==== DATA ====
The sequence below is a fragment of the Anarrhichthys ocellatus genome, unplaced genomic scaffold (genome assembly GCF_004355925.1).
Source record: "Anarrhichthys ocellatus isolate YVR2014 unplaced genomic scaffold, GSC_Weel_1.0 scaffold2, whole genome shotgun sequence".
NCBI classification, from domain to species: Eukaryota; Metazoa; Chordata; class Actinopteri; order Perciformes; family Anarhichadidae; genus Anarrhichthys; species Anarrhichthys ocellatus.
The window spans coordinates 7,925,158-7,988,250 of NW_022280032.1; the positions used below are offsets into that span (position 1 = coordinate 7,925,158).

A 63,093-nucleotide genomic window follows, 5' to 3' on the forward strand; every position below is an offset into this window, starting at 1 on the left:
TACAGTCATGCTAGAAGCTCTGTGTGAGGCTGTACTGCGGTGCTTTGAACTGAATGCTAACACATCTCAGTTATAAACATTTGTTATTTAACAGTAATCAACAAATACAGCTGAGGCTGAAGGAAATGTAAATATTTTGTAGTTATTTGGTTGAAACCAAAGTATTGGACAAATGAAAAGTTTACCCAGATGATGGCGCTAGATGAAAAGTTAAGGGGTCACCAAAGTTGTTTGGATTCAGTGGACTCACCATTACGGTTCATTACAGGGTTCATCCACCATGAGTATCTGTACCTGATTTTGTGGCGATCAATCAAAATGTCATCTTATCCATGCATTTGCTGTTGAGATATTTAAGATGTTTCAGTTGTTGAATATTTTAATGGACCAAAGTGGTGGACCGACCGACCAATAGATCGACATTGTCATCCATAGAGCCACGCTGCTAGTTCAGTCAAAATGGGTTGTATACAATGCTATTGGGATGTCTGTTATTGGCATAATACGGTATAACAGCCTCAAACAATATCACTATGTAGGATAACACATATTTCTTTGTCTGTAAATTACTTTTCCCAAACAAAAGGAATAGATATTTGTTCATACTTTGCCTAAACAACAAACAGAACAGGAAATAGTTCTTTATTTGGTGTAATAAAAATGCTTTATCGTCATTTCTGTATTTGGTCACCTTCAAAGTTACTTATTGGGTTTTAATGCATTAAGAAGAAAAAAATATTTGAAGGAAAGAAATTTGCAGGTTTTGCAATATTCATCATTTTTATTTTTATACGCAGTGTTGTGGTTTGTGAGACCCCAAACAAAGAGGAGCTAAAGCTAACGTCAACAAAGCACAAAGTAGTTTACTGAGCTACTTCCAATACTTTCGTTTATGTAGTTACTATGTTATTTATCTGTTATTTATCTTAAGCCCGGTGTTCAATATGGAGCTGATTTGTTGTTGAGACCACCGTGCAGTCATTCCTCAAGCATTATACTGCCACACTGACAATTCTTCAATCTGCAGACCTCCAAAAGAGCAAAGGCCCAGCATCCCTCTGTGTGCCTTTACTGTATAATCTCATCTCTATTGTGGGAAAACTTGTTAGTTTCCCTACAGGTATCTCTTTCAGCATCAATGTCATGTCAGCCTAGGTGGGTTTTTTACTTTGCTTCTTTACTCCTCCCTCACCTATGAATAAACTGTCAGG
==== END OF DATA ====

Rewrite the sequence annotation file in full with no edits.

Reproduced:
The sequence below is a fragment of the Anarrhichthys ocellatus genome, unplaced genomic scaffold (genome assembly GCF_004355925.1).
Source record: "Anarrhichthys ocellatus isolate YVR2014 unplaced genomic scaffold, GSC_Weel_1.0 scaffold2, whole genome shotgun sequence".
NCBI classification, from domain to species: Eukaryota; Metazoa; Chordata; class Actinopteri; order Perciformes; family Anarhichadidae; genus Anarrhichthys; species Anarrhichthys ocellatus.
The window spans coordinates 7,925,158-7,988,250 of NW_022280032.1; the positions used below are offsets into that span (position 1 = coordinate 7,925,158).

A 63,093-nucleotide genomic window follows, 5' to 3' on the forward strand; every position below is an offset into this window, starting at 1 on the left:
TACAGTCATGCTAGAAGCTCTGTGTGAGGCTGTACTGCGGTGCTTTGAACTGAATGCTAACACATCTCAGTTATAAACATTTGTTATTTAACAGTAATCAACAAATACAGCTGAGGCTGAAGGAAATGTAAATATTTTGTAGTTATTTGGTTGAAACCAAAGTATTGGACAAATGAAAAGTTTACCCAGATGATGGCGCTAGATGAAAAGTTAAGGGGTCACCAAAGTTGTTTGGATTCAGTGGACTCACCATTACGGTTCATTACAGGGTTCATCCACCATGAGTATCTGTACCTGATTTTGTGGCGATCAATCAAAATGTCATCTTATCCATGCATTTGCTGTTGAGATATTTAAGATGTTTCAGTTGTTGAATATTTTAATGGACCAAAGTGGTGGACCGACCGACCAATAGATCGACATTGTCATCCATAGAGCCACGCTGCTAGTTCAGTCAAAATGGGTTGTATACAATGCTATTGGGATGTCTGTTATTGGCATAATACGGTATAACAGCCTCAAACAATATCACTATGTAGGATAACACATATTTCTTTGTCTGTAAATTACTTTTCCCAAACAAAAGGAATAGATATTTGTTCATACTTTGCCTAAACAACAAACAGAACAGGAAATAGTTCTTTATTTGGTGTAATAAAAATGCTTTATCGTCATTTCTGTATTTGGTCACCTTCAAAGTTACTTATTGGGTTTTAATGCATTAAGAAGAAAAAAATATTTGAAGGAAAGAAATTTGCAGGTTTTGCAATATTCATCATTTTTATTTTTATACGCAGTGTTGTGGTTTGTGAGACCCCAAACAAAGAGGAGCTAAAGCTAACGTCAACAAAGCACAAAGTAGTTTACTGAGCTACTTCCAATACTTTCGTTTATGTAGTTACTATGTTATTTATCTGTTATTTATCTTAAGCCCGGTGTTCAATATGGAGCTGATTTGTTGTTGAGACCACCGTGCAGTCATTCCTCAAGCATTATACTGCCACACTGACAATTCTTCAATCTGCAGACCTCCAAAAGAGCAAAGGCCCAGCATCCCTCTGTGTGCCTTTACTGTATAATCTCATCTCTATTGTGGGAAAACTTGTTAGTTTCCCTACAGGTATCTCTTTCAGCATCAATGTCATGTCAGCCTAGGTGGGTTTTTTACTTTGCTTCTTTACTCCTCCCTCACCTATGAATAAACTGTCAGG